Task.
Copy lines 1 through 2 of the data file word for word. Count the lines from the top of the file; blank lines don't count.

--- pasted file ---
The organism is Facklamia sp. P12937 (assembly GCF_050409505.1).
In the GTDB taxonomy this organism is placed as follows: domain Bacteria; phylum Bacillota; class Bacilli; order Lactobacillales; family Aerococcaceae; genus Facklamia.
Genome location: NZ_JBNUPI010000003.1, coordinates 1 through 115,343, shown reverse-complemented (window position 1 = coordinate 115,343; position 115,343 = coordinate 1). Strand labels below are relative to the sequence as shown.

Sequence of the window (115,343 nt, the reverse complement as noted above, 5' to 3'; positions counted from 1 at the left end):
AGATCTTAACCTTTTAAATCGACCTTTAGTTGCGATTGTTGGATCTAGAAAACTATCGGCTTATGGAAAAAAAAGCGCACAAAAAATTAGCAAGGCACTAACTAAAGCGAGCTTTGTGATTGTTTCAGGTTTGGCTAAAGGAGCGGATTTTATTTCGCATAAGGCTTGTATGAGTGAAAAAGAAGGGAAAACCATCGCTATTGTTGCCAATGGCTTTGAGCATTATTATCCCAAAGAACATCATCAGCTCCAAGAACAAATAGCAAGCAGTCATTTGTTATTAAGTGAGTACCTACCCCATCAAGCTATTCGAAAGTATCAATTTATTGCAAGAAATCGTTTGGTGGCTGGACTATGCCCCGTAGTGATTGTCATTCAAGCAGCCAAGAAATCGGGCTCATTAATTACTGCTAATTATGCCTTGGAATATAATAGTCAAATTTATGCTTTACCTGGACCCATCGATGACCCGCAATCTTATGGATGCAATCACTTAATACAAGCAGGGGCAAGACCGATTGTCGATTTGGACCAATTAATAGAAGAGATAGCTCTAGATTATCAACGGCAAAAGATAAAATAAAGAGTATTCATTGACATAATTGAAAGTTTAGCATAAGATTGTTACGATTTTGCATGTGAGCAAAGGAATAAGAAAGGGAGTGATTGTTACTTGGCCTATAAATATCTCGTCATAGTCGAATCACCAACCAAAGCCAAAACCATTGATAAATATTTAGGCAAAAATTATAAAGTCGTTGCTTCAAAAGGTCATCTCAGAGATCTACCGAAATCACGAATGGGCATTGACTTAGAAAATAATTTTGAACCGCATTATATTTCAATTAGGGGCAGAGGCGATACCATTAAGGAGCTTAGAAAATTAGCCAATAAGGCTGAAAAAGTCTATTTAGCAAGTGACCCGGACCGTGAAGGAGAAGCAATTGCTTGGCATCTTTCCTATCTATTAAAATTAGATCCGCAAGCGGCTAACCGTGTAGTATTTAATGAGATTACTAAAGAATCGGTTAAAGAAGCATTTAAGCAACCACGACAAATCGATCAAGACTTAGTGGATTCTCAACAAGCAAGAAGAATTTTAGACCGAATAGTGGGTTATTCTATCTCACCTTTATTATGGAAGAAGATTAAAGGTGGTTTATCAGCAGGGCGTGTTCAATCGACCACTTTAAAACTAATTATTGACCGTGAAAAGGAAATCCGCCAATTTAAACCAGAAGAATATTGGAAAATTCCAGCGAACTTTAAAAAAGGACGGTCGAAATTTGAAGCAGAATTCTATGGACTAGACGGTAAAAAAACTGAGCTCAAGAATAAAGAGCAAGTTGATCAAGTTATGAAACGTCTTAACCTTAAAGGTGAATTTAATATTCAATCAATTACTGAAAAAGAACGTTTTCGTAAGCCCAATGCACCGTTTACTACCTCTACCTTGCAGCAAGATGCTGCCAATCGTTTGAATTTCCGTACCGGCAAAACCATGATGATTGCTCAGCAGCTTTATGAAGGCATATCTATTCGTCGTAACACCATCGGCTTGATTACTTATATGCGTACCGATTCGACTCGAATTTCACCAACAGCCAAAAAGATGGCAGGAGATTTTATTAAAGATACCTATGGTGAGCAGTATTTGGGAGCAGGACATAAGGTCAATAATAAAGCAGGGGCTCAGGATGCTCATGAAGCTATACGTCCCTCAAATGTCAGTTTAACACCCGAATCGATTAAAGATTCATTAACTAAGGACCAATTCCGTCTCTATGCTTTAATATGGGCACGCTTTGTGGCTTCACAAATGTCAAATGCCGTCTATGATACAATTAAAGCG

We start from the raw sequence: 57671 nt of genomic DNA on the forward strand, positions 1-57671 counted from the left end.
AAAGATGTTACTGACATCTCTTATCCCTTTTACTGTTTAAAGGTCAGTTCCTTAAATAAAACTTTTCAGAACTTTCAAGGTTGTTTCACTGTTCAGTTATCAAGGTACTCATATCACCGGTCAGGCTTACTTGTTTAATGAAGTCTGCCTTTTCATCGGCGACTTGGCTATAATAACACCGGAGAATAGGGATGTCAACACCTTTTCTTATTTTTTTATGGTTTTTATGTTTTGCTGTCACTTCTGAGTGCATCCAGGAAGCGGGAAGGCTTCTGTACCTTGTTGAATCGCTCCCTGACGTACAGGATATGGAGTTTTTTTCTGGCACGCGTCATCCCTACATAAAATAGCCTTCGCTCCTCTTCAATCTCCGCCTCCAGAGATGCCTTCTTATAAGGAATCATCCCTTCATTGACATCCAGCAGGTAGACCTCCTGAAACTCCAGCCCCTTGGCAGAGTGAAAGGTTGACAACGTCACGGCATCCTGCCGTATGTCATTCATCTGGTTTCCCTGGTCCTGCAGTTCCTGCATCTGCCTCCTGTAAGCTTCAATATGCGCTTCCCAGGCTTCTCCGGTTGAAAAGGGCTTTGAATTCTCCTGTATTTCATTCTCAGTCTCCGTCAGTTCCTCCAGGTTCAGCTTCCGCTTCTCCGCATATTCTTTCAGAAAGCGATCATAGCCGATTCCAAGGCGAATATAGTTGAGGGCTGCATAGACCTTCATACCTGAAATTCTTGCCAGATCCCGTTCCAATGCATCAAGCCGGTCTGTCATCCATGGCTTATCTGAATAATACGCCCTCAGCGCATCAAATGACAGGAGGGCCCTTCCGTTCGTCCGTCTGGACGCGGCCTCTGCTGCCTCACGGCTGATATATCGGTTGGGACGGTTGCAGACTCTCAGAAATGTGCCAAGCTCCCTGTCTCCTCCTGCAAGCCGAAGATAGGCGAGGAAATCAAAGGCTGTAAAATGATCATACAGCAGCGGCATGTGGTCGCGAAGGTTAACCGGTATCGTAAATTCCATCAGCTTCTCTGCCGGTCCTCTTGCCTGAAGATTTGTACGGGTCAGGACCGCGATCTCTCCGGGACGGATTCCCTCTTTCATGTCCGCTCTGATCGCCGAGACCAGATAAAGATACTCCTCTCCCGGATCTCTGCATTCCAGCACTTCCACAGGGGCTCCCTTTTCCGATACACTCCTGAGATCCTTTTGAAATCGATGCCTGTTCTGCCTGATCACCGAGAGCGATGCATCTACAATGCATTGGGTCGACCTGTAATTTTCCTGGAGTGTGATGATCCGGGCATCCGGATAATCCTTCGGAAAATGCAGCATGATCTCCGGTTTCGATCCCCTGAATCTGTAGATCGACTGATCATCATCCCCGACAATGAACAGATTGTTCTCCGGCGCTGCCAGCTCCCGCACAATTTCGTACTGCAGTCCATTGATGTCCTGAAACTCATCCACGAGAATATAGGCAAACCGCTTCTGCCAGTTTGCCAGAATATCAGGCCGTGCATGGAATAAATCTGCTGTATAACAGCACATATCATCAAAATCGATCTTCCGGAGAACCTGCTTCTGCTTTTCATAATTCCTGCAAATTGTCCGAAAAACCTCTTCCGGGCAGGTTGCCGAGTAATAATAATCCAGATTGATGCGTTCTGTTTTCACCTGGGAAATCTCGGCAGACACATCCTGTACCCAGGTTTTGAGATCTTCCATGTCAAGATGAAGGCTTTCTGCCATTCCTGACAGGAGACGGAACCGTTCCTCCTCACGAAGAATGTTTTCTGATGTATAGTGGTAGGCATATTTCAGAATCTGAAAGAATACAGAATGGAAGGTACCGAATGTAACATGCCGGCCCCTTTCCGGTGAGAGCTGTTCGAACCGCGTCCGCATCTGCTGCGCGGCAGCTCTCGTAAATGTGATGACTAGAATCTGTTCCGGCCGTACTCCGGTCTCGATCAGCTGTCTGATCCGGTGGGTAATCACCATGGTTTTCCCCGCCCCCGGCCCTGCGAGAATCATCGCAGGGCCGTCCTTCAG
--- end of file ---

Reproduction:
The organism is Facklamia sp. P12937 (assembly GCF_050409505.1).
In the GTDB taxonomy this organism is placed as follows: domain Bacteria; phylum Bacillota; class Bacilli; order Lactobacillales; family Aerococcaceae; genus Facklamia.